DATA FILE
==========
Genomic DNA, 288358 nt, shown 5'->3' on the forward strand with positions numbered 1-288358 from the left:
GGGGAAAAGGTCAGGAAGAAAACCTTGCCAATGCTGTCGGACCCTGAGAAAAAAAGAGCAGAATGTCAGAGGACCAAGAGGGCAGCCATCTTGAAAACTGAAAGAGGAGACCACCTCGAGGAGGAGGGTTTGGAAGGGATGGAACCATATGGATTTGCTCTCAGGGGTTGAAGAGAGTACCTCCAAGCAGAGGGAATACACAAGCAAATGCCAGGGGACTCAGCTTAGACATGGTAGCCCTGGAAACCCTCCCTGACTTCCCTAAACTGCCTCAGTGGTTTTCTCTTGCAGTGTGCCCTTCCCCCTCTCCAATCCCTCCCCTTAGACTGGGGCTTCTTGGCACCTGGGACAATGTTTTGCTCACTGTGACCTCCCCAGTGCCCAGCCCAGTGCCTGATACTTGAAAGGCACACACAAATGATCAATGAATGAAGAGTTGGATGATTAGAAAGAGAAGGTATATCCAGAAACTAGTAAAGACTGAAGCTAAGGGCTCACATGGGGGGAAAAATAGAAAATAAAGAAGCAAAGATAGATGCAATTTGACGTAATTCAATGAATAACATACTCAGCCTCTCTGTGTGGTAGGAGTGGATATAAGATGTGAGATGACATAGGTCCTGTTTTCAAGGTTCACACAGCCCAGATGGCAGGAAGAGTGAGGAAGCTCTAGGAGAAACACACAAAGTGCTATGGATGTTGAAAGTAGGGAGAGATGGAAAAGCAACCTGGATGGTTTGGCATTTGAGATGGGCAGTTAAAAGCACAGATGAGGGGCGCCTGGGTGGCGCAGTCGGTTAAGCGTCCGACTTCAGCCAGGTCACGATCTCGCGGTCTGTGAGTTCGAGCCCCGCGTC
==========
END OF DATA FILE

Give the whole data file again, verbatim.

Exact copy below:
Genomic DNA, 288358 nt, shown 5'->3' on the forward strand with positions numbered 1-288358 from the left:
GGGGAAAAGGTCAGGAAGAAAACCTTGCCAATGCTGTCGGACCCTGAGAAAAAAAGAGCAGAATGTCAGAGGACCAAGAGGGCAGCCATCTTGAAAACTGAAAGAGGAGACCACCTCGAGGAGGAGGGTTTGGAAGGGATGGAACCATATGGATTTGCTCTCAGGGGTTGAAGAGAGTACCTCCAAGCAGAGGGAATACACAAGCAAATGCCAGGGGACTCAGCTTAGACATGGTAGCCCTGGAAACCCTCCCTGACTTCCCTAAACTGCCTCAGTGGTTTTCTCTTGCAGTGTGCCCTTCCCCCTCTCCAATCCCTCCCCTTAGACTGGGGCTTCTTGGCACCTGGGACAATGTTTTGCTCACTGTGACCTCCCCAGTGCCCAGCCCAGTGCCTGATACTTGAAAGGCACACACAAATGATCAATGAATGAAGAGTTGGATGATTAGAAAGAGAAGGTATATCCAGAAACTAGTAAAGACTGAAGCTAAGGGCTCACATGGGGGGAAAAATAGAAAATAAAGAAGCAAAGATAGATGCAATTTGACGTAATTCAATGAATAACATACTCAGCCTCTCTGTGTGGTAGGAGTGGATATAAGATGTGAGATGACATAGGTCCTGTTTTCAAGGTTCACACAGCCCAGATGGCAGGAAGAGTGAGGAAGCTCTAGGAGAAACACACAAAGTGCTATGGATGTTGAAAGTAGGGAGAGATGGAAAAGCAACCTGGATGGTTTGGCATTTGAGATGGGCAGTTAAAAGCACAGATGAGGGGCGCCTGGGTGGCGCAGTCGGTTAAGCGTCCGACTTCAGCCAGGTCACGATCTCGCGGTCTGTGAGTTCGAGCCCCGCGTC